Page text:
Ironically the toned-down stories published during World War II became some of the most enduring and popular for movies. This includes the new Tintin movie that brings Peter Jackson and Steven Spielberg together for <a href=” http://www.us.movie.tintin.com/”>The Adventures of Tintin </a>. These stories introduced new and enduring characters that lend the stories lasting charm.
Tintin’s Supporting Cast
This grisly old salt commands a ship when Tintin meets him. In later episodes he seems retired from the sea, joining Tintin on adventures far from any oceans. As the series progresses, Captain Haddock grows from a heavy drinking buddy to a respectable mentor.
Only deafness frustrates this genius. He has three Ph.D.s and a wealth of experience. He knows something about everything, but can’t hear what people want him to do with it, providing amusing plot twists.
Thomson and Thompson
These nearly identical Scotland Yard detectives may just offer comic relief, but likely some critics consider their role as social commentary. Despite erring often they seem to show up in ever more responsible positions of authority. They can’t even get their words straight, often spoonerizing sentences. They symbolize authority as needed, sometimes helpful, and deserving of respect when well-meaning, even if completely clueless.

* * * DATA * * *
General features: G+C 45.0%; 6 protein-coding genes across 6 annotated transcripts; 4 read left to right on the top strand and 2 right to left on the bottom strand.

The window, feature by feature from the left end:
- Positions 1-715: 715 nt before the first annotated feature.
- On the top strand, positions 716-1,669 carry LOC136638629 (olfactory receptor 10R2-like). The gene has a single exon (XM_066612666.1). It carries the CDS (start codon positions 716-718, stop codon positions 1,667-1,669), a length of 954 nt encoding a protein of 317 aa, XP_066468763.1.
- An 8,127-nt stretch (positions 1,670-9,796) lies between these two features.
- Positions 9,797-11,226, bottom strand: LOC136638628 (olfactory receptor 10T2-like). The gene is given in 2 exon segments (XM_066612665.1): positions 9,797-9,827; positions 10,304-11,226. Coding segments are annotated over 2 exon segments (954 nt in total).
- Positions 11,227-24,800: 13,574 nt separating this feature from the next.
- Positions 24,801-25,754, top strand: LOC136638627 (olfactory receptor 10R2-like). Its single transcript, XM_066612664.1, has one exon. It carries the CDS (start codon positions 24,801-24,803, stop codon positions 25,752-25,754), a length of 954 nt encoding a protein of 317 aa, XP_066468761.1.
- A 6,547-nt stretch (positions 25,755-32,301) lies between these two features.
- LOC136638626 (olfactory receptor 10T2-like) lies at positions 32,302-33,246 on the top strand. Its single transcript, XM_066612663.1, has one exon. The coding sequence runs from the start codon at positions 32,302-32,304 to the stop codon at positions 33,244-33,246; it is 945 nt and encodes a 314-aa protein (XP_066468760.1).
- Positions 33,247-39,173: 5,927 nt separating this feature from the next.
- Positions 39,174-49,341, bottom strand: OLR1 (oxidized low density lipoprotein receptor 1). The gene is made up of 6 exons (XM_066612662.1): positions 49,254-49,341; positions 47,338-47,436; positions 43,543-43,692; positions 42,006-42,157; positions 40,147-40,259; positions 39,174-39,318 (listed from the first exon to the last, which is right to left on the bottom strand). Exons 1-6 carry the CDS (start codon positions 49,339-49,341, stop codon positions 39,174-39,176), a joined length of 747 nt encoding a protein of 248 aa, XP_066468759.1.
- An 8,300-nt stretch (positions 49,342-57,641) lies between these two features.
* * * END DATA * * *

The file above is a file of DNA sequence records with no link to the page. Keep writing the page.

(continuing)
Tintin’s Triumphant Return
When Hergé was freed to publish again, Tintin no longer also became unrestricted by the limitations of a newspaper. Now Tintin had his own magazine, and the adventures became longer and more artistically detailed. By 1953 Tintin set out for the Moon, and in 1954 he reached it.
By the 1960s Hergé became even more experimental, demonstrating that stories could be compelling without villains, and even without much happening at all. By the 1970s, and Tintin’s final adventures, he investigated psychic phenomena, extraterrestrials, and a Latin American coup de etat. A final adventure in the 1980s intended to look at occult sects, but turned into an artistic study. Hergé died of Leukemia in 1983, at the age of 76, before completing it.
Final Acclaim for Hergé
Hergé’s final years brought international acclaim. Tintin had filled movie and home screens, in both animation and live action. In addition to perennial international book sales, his syndicated adventures drew audiences to children’s publications around the globe. On the 50th anniversary of Tintin’s first adventure Walt Disney studios presented Hergé with a Mickey statuette, and in 1982 the Belgian Society of Astronomy named a star after him.
More important, in 1978, 32 years after he almost lost his life for suspected Nazi collaboration, he received an officer rank with Belgium’s Order of the Crown. Nearly thirty years after his passing the legacies of Tintin and Hergé endure, continuing to influence ever larger audiences. The Hergé Museum in Brussels is dedicated to his work, and many Belgians consider Tintin and Hergé the embodiment of their ideals.
In 2011, we will be treated to the release of Stephen Spielberg and Peter Jackson’s The Adventures of Tintin: Secrets of the Unicorn. Early peeks have shown it to be adventure packed and lot of fun. Hopefully it turns a whole new generation of fans onto the adventures of Tintin.